Joined:
    Oct 16, 2008
    Location:
    salisbury, U
    Shooter:
    Multi Format
    Well I'm ordering a whole new batch of everything.. I'll be back if this mystery returns!
     
  14. uwphotoer

    uwphotoer Member

    Messages:
    59
    Joined:
    Nov 22, 2008
    Location:
    Piedmont, NC
    Shooter:
    Multi Format
    That's where I am too..... wasted the last 2 days in the darkroom
     
  15. wogster

    wogster Member

    Messages:
    1,267
    Joined:
    Nov 10, 2008
    Location:
    Bruce Penins
    Shooter:
    35mm
    Powders usually last much longer then liquids, it really depends though on what is in the stuff, some chemicals will break down quicker in the presence of other chemicals. Which is why you can find a bag of some B&W developers from 1978 in a back corner of the darkroom and unless it's been wet, it will still work like new. Other chemistries if the expiration date is December 4, 2008 then toss it, it's no good anymore. This is a common problem for colour chemistries though. You can only buy a 5 gallon kit, you have to mix the whole thing and then use it up within 24 hours. Kinda makes you wonder if the best thing for the home processor is to buy the individual chemicals, then mix up your own in small quantities with a chemist's scale. I've seen recipes for C41, E6 and IIRC RA4, wonder if any one has them for the Ilfochrome chems....
     
  16. analogsnob

    analogsnob Member

    Messages:
    113
    Joined:
    Oct 22, 2008
    Shooter:
    8x10 Format
    The trick with Ilfochrome chems is the catalist which is present in the developer and bleach. For testing purposes dektol can be substitued for the developer, the print can be put back in the bleach for longer times and any amoinium thiosulfate non hardening fix will work. This is only for trouble shooting but it is frequently interesting.
     
  17. rossawilson1

    rossawilson1 Member

    Messages:
    154
    Joined:
    Oct 16, 2008
    Location:
    salisbury, U
    Shooter:
    Multi Format
    I usually only mix up 500ml at a time. Before when this was working I found I could get 7 8x10's from this much without any noticeable shift or other problems. Kinda works out well because that's my average for doing 2-3 of good prints in one session from the same film.
     
  18. uwphotoer

    uwphotoer Member

    Messages:
    59
    Joined:
    Nov 22, 2008
    Location:
    Piedmont, NC
    Shooter:
    Multi Format
    The new ilfochrome chemistry is all liquid, and each step is in a 1 L bottle.... so you add an equal amount of water to get a 2 L mix...... which is what I need for the Ilford processor CAP 40 that I use.... but in a day I can exhaust the chemicals.... I can run over 40 8x10...... however 10 - 16x20's will kill it just as fast....

    The big problem I heard about from Ilford was getting a good mix of those powered chemicals.... About 10 years ago I had 10 of the P30-P mixes that had all sorts of problems getting a good print out of. After contacting them they told me the problem and sent me 10 more mixes. They told me they had a tough time getting the powders to mix evenly before packaging and that is one of the reasons they went back to the liquid solutions.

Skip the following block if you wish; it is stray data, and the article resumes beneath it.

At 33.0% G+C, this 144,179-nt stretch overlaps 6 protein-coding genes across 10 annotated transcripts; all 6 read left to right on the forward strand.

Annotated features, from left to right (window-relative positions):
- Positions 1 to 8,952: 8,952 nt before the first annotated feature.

19. glaiben

    glaiben Member

    Messages:
    74
    Joined:
    May 17, 2008
    Location:
    Kansas City,
    Shooter:
    Medium Format
    I just got back into analog printing expressly for Ilfochrome - got a good deal on an enlarger (Philips PCS2000) that included some old P30 chemistry (liquid/powder 1L x 2 formula) and 50 sheets of CPM.1M 8x10 (expiration 2001). Have no idea how it was stored, but after playing with it tonight, discovered probably not so well <g>.

    First test strip: fogged portion processed (when dry) as dark blue; the covered portion was black. Then tried a couple of test prints with the enlarger - had to crank exposure up to 75 seconds as an 8x10 with lens wide open to show a faint image. It's obviously bad paper and/or chemistry, but wow, it is great to see the magic emerge from the tube - sure beats watching ink dry!!!

    I will call up Freestyle Monday and place an order for new P30 and paper. Sure would have been nice if the "freebies" had still been good <g>.
     
  20. Wayne

    Wayne Subscriber

    Messages:
    2,130
    Joined:
    Jul 8, 2005
    Location:
    USA
    Shooter:
    Large Format
    Dont feel bad, my 2001 dated paper was stored in the freezer and it is toast.


    Wayne
     
  21. uwphotoer

    uwphotoer Member

    Messages:
    59
    Joined:
    Nov 22, 2008
    Location:
    Piedmont, NC
    Shooter:
    Multi Format
    I have found that ciba material kept really well in the 90's but as this century has progressed the stuff stores poorer and poorer. I have one year old chemistry..... and it's no good any more..... and paper that once lasted for years with no attention to storage now will last less time even with the best storage possible.

    Oh well..... don't make it like they used to.....
     
  22. Wayne

    Wayne Subscriber

    Messages:
    2,130
    Joined:
    Jul 8, 2005
    Location:
    USA
    Shooter:
    Large Format


    I wonder how long your one year old chemistry sat on the shelf before you got it. My local store has a kit thats been there for at least 3 years...


    Wayne